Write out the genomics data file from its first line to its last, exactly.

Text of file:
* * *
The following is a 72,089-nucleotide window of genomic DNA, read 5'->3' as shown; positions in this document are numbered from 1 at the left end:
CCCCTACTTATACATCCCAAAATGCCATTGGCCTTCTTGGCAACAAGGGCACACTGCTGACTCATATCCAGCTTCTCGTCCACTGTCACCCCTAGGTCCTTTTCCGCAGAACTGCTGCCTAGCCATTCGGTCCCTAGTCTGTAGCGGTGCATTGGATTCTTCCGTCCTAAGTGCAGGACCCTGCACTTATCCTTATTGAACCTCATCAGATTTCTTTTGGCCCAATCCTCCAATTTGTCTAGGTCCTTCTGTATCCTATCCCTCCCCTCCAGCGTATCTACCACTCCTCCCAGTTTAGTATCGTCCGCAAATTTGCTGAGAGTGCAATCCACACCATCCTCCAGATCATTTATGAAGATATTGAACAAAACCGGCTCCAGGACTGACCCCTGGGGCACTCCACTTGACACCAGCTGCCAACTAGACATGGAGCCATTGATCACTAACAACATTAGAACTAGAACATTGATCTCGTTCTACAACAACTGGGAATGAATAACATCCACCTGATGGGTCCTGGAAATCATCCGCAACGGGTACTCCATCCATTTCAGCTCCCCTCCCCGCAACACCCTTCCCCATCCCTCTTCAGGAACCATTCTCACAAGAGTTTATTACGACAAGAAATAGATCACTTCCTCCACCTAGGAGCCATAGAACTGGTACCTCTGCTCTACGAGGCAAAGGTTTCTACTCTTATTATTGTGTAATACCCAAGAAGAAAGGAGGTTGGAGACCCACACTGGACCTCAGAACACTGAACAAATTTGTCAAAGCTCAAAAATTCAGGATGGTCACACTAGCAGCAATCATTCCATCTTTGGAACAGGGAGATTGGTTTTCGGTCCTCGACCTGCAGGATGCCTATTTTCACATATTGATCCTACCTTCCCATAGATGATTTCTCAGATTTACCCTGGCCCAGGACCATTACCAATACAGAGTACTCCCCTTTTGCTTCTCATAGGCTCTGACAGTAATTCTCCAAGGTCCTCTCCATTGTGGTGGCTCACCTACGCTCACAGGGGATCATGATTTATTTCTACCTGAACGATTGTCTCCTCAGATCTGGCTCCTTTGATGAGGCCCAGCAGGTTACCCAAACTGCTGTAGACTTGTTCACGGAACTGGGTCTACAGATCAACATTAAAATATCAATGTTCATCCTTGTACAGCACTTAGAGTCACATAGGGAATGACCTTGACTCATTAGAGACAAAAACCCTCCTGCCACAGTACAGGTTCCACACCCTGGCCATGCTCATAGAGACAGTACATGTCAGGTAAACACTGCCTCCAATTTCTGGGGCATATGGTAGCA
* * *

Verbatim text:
The following is a 72,089-nucleotide window of genomic DNA, read 5'->3' as shown; positions in this document are numbered from 1 at the left end:
CCCCTACTTATACATCCCAAAATGCCATTGGCCTTCTTGGCAACAAGGGCACACTGCTGACTCATATCCAGCTTCTCGTCCACTGTCACCCCTAGGTCCTTTTCCGCAGAACTGCTGCCTAGCCATTCGGTCCCTAGTCTGTAGCGGTGCATTGGATTCTTCCGTCCTAAGTGCAGGACCCTGCACTTATCCTTATTGAACCTCATCAGATTTCTTTTGGCCCAATCCTCCAATTTGTCTAGGTCCTTCTGTATCCTATCCCTCCCCTCCAGCGTATCTACCACTCCTCCCAGTTTAGTATCGTCCGCAAATTTGCTGAGAGTGCAATCCACACCATCCTCCAGATCATTTATGAAGATATTGAACAAAACCGGCTCCAGGACTGACCCCTGGGGCACTCCACTTGACACCAGCTGCCAACTAGACATGGAGCCATTGATCACTAACAACATTAGAACTAGAACATTGATCTCGTTCTACAACAACTGGGAATGAATAACATCCACCTGATGGGTCCTGGAAATCATCCGCAACGGGTACTCCATCCATTTCAGCTCCCCTCCCCGCAACACCCTTCCCCATCCCTCTTCAGGAACCATTCTCACAAGAGTTTATTACGACAAGAAATAGATCACTTCCTCCACCTAGGAGCCATAGAACTGGTACCTCTGCTCTACGAGGCAAAGGTTTCTACTCTTATTATTGTGTAATACCCAAGAAGAAAGGAGGTTGGAGACCCACACTGGACCTCAGAACACTGAACAAATTTGTCAAAGCTCAAAAATTCAGGATGGTCACACTAGCAGCAATCATTCCATCTTTGGAACAGGGAGATTGGTTTTCGGTCCTCGACCTGCAGGATGCCTATTTTCACATATTGATCCTACCTTCCCATAGATGATTTCTCAGATTTACCCTGGCCCAGGACCATTACCAATACAGAGTACTCCCCTTTTGCTTCTCATAGGCTCTGACAGTAATTCTCCAAGGTCCTCTCCATTGTGGTGGCTCACCTACGCTCACAGGGGATCATGATTTATTTCTACCTGAACGATTGTCTCCTCAGATCTGGCTCCTTTGATGAGGCCCAGCAGGTTACCCAAACTGCTGTAGACTTGTTCACGGAACTGGGTCTACAGATCAACATTAAAATATCAATGTTCATCCTTGTACAGCACTTAGAGTCACATAGGGAATGACCTTGACTCATTAGAGACAAAAACCCTCCTGCCACAGTACAGGTTCCACACCCTGGCCATGCTCATAGAGACAGTACATGTCAGGTAAACACTGCCTCCAATTTCTGGGGCATATGGTAGCA